DeLeeuw's spellbinding debut is told from the point of view of a being who assumes the persona and desires of a boy's repressed self. The mysterious narrator encounters six-year-old Luke in Central Park, where Luke gives him a life and a name, Daniel. Daniel has no memory of consciousness before meeting Luke, but as the story moves forward into Luke's college years, it becomes clear that he has a history distinct from Luke's own. He quickly learns that he's stronger when Luke is troubled, and, luckily, there's much in Luke's life to distress him. Meanwhile, Claire, Luke's divorced mother, runs a publishing company founded by her mother, and when Luke comes across a novel about a doppelgänger the company published decades earlier, Daniel realizes it may offer clues to his own secrets and persuades Luke to destroy it, much to Claire's despair. DeLeeuw delivers a neat bundling of the classic story of a spirit possessing an innocent with the Jungian shadow self, but in the end readers will be somewhat disappointed that he neglects to answer some of the more intriguing questions he poses about Luke's family. (Aug.)Copyright © Reed Business Information, a division of Reed Elsevier Inc. All rights reserved.
DeLeeuw's debut novel is a riveting exploration of the dark side of self. Six-year-old Luke is playing in a park when he discovers a new friend, whom he names Daniel. Although no one else can see Daniel, he is not imaginary. He lives with Luke and his unstable mother, Claire, in a luxury apartment in New York. Daniel's existence waxes and wanes, depending on whether Luke needs a companion or is the recipient of his mother's sporadic attention. But after Claire attempts suicide when Luke is a teenager, he allows Daniel to be a stronger presence in his life. Through the end of high school and on into college, Daniel pushes Luke to experiment with drugs and alcohol, to have sex before he's ready, to frighten people, and to cheat and steal. Luke struggles to retain control over his own life while also trying to keep Claire from succumbing to her own doppelgänger. VERDICT Suspenseful and terrifying, this tale about one's shadow self running rampant is highly recommended.Joy Humphrey, Pepperdine Univ. Law Lib., Malibu, CA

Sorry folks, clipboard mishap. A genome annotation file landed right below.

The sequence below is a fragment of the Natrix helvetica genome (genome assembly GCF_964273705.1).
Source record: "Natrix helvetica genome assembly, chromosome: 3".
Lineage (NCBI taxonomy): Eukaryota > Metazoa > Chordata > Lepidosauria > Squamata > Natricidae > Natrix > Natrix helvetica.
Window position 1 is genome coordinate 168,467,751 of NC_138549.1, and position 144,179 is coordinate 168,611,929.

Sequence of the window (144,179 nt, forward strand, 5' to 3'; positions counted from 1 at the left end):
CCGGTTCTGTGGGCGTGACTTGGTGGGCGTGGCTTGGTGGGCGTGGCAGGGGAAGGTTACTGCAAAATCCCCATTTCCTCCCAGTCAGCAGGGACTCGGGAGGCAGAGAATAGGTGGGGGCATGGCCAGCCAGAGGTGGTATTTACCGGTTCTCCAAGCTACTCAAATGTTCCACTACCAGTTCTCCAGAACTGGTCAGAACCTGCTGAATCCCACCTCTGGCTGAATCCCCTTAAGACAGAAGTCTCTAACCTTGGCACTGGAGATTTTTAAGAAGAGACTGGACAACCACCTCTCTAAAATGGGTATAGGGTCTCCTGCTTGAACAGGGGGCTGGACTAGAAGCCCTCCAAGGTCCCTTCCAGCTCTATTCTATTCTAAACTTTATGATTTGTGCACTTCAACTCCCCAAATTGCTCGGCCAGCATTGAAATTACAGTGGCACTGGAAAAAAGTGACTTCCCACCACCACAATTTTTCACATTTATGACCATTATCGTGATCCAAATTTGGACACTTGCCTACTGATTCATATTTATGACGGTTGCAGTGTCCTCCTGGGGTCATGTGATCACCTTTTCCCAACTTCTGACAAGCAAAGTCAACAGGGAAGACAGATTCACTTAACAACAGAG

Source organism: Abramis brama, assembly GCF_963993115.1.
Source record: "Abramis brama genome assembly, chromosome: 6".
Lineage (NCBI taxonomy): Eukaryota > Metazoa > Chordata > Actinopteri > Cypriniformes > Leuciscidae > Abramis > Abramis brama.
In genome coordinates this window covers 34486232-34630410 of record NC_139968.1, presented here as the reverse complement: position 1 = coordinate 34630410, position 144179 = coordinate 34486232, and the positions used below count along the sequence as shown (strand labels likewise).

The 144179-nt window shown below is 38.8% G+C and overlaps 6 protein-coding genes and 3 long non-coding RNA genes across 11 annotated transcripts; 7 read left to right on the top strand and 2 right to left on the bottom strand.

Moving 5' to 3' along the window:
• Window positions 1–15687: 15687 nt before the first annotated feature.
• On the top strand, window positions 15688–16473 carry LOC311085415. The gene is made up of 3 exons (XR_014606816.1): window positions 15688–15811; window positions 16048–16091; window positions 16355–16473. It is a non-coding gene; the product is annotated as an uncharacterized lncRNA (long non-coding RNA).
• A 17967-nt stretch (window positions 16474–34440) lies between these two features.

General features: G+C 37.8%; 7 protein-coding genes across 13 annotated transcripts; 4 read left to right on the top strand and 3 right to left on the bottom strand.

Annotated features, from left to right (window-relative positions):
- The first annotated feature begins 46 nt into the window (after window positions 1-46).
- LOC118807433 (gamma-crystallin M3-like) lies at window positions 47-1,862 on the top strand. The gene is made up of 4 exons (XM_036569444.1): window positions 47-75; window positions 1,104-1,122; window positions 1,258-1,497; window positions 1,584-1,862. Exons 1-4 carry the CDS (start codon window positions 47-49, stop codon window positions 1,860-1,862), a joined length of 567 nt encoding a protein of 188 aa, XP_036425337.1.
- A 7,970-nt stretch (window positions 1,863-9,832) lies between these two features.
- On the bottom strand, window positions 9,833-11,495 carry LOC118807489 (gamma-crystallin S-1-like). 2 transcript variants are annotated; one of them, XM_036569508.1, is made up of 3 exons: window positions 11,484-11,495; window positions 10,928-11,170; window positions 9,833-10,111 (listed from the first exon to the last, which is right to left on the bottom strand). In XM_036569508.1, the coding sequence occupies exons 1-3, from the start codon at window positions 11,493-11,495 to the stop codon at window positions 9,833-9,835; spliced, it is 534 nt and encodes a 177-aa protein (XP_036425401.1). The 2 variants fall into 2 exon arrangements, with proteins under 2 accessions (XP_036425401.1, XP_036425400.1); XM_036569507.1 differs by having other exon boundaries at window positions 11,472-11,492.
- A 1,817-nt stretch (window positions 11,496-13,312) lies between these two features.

DeLeeuw debuts with a strange tale seething with disturbing psychological overtones. We first meet Luke through his chance encounter with Daniel on a playground near the Metropolitan Museum of Art. At first the boys seem compatible in every way. They're both imaginative six-year-olds, comfortable playing games in which dinosaurs come to eat them and they save themselves by shooting the creatures with water guns. At her son's insistence, Luke's mother Claire agrees to let Daniel visit them in their posh New York apartment. Just as readers begin to wonder why Daniel's parents never seem to be around and he never seems to have his own home to go to, it becomes clear that Daniel is an imaginary friend who conveniently showed up shortly after the divorce of Luke's parents. He's also the narrator of the novel. Eventually Daniel winds up occupying the no-man's land between doppelganger and Imp of the Perverse, "persuading" Luke to do heinous things like killing the family dog. It's clear that Claire has her own problems when she has a breakdown and threatens to cut herself with shards of glass. After Claire is hospitalized, Luke (and Daniel) go to live with Luke's father and his "new" family, which includes a stepsister Daniel finds thrillingly desirable. As Luke grows up, he cannot shake off the dire influence of Daniel, who becomes increasingly manipulative, forbidding and malevolent. When Luke goes to college, Daniel makes sure he succumbs to the lure of Richard, a charismatic but evil upperclassman who, to put it charitably, does not have Luke's best interests at heart and soon has him snorting coke. Ultimately, Daniel gains more and more control over Luke, finally committing murder. Oncereaders "get it," the narrative conceit becomes less interesting-but Hitchcock would have loved the premise. Agent: Richard Abate/ICM